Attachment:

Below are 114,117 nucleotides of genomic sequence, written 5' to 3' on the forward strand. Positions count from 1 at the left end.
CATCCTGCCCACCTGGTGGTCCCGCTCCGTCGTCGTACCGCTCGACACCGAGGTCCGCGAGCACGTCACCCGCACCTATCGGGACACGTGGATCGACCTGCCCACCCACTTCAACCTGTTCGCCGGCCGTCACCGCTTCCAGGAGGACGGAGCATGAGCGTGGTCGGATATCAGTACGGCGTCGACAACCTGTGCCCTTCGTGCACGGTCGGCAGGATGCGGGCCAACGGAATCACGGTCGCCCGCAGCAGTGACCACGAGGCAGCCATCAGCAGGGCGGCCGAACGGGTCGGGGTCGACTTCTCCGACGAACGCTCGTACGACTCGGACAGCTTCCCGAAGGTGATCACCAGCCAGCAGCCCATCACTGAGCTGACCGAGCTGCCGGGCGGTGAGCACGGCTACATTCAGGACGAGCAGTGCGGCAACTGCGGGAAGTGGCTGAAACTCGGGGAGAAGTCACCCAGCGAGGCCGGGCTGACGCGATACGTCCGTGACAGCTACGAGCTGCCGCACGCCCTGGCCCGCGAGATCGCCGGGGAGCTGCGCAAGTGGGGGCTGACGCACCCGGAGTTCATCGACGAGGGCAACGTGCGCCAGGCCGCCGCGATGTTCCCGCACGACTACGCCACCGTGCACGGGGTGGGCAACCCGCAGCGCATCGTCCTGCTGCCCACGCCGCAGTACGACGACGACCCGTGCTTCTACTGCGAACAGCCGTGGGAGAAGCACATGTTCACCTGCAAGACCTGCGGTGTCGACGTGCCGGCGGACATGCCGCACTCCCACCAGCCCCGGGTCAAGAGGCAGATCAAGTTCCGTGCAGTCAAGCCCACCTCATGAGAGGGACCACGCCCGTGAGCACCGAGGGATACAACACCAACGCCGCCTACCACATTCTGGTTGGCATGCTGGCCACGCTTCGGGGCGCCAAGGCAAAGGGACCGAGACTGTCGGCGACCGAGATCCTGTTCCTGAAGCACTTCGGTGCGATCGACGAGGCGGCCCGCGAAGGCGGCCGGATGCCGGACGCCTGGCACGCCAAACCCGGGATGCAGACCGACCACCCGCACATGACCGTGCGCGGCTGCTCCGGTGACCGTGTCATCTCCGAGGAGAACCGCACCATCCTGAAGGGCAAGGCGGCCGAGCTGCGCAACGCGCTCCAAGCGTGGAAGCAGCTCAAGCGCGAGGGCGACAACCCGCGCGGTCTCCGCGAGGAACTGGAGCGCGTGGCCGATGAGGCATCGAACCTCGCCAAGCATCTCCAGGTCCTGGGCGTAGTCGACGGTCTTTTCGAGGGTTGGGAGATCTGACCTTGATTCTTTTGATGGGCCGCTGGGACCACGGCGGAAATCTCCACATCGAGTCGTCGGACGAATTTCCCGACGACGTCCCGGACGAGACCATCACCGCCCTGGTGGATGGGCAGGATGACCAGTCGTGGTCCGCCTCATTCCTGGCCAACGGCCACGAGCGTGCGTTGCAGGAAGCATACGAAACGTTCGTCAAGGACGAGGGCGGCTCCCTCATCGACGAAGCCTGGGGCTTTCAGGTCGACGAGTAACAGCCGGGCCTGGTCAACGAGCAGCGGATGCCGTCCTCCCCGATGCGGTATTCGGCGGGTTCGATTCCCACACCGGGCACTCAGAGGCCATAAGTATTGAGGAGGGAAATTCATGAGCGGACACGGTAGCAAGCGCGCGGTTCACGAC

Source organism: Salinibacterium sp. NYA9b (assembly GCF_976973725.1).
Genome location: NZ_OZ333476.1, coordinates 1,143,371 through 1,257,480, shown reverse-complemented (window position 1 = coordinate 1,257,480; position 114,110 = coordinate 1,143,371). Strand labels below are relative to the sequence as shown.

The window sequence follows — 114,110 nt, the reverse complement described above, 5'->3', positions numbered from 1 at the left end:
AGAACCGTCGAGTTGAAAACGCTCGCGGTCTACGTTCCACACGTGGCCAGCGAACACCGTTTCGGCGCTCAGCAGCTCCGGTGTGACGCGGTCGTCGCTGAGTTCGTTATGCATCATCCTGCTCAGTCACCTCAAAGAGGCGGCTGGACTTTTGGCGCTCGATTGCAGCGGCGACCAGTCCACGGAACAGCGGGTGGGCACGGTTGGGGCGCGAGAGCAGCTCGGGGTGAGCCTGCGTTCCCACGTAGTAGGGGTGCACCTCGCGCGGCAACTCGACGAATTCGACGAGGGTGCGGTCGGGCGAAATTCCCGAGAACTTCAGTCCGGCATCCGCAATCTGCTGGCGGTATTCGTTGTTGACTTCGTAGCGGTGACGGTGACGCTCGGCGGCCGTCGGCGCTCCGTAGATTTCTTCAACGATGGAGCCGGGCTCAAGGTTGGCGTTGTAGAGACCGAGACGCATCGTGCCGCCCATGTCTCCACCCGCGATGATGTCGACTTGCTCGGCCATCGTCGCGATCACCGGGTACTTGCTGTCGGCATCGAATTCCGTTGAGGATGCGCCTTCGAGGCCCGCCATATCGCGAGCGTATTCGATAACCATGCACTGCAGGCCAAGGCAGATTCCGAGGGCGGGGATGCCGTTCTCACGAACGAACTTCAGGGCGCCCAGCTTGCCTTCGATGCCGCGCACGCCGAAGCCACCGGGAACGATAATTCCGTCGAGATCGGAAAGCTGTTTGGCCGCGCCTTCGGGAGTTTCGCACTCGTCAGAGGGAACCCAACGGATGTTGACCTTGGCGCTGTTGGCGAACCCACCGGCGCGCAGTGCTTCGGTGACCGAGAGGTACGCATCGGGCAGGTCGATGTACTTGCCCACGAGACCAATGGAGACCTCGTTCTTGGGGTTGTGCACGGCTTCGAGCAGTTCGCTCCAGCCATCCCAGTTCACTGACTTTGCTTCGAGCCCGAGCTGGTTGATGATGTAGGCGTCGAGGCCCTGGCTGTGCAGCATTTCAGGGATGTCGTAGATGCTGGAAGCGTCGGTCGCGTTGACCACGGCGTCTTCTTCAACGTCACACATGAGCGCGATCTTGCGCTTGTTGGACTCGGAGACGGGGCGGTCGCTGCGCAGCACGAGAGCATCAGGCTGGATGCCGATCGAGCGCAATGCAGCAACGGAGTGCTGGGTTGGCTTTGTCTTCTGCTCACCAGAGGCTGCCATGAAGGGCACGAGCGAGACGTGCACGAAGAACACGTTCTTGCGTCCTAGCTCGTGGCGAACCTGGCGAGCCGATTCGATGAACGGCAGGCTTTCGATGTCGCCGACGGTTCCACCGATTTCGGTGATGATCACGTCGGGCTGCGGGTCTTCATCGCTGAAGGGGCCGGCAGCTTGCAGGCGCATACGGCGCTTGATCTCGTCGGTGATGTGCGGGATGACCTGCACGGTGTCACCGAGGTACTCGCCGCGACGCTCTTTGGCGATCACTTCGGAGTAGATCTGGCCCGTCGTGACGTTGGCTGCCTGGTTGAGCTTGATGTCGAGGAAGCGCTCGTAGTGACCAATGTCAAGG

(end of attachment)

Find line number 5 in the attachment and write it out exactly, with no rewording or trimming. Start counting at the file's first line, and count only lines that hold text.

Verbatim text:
The window sequence follows — 114,110 nt, the reverse complement described above, 5'->3', positions numbered from 1 at the left end: